Because of the controversial Presidential election of 2016, many people missed the fact that several other crucial decisions occurred at the polls too: Most importantly, several states held referendums to decide the fate of the cannabis industry in their areas. Modeling the likes of other legal states, such as Washington and Colorado, four states opted to legalize recreational pot, being Maine, Massachusetts, Nevada and California.
Other states voted on medical marijuana, with North Dakota, Arkansas, and Florida opting to allow it. At the time, Arizona chose not to. Now, however, almost like dominos, more and more states are legalizing cannabis, whether for recreational or medical use, even both. Already, the economic impact has been enormous, with new laws spawning a flourishing assortment of weed companies.
A Burgeoning Marijuana Industry
These companies include cultivators, manufacturers, distributers, consultants, scientists, chefs, and many others. To date, more than half of the United States allows medical weed, with more and more legalizing small quantities for recreational pot too. According to the National Institutes of Health, the economic benefits of this decision have long been obvious, prompting other states to join the fray.
In the both the short- and long-term, legalizing cannabis would prove notably advantageous for local economies, generating obscene amounts of money for both state and federal coffers. It could jumpstart prospects for entire communities, securing a horde of opportunities at the local level. At the state level, here are just a few ways cannabis can benefit the economy:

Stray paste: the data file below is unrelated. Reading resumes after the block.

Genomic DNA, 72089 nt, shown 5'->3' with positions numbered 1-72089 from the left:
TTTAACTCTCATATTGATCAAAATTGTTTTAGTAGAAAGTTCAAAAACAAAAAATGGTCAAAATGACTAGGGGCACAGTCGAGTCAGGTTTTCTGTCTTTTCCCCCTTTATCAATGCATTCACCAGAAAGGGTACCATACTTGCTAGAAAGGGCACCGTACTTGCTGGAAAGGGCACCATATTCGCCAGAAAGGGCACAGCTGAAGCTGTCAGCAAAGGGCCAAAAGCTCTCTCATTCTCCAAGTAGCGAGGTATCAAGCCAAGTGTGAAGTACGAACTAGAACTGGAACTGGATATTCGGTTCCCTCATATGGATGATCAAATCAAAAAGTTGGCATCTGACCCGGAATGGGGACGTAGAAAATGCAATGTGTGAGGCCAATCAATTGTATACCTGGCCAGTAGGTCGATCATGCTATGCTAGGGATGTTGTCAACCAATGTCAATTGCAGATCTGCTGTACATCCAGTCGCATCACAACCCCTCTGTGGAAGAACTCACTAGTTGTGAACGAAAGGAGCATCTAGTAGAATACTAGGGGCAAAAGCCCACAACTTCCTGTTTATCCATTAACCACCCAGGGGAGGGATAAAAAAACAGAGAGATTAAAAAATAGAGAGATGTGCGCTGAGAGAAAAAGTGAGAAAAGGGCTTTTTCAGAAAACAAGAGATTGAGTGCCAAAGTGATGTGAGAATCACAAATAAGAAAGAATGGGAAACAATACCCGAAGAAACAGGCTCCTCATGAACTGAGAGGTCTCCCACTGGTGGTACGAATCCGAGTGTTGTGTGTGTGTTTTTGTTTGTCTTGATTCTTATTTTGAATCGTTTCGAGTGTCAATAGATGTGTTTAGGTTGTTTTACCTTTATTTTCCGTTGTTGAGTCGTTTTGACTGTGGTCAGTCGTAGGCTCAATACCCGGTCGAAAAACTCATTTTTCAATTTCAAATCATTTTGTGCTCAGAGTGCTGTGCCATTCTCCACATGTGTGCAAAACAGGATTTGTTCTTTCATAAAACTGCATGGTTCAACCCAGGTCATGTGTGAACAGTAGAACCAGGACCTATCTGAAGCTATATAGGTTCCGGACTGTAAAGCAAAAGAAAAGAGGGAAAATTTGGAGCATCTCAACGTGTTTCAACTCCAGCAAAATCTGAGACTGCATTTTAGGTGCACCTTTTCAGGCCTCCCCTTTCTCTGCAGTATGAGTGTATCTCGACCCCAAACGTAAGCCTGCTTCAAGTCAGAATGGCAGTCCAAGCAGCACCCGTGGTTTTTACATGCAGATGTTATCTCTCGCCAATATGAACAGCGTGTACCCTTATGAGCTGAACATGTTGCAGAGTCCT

Generation of Tax Revenues
Over the last decade, weed sales in both Colorado and Washington exceeded everyone’s already high expectations, resulting in significant tax revenues. According to Forbes, Colorado alone generated over $135 million in fees and taxes associated with medical and recreational sales of cannabis, totaling more than $996 million just in 2015.
In North America, sales grew a whopping 30 percent in 2016 to $6.7 billion. They will likely reach $20.1 billion by 2021, according to estimates by ArcView Market Research. Local statistics favor this view too, with a Colorado State University – Pueblo’s Institute of Cannabis Research report finding recently that a legal industry is adding well over $58 million to the local economy, mainly from taxes and related fees.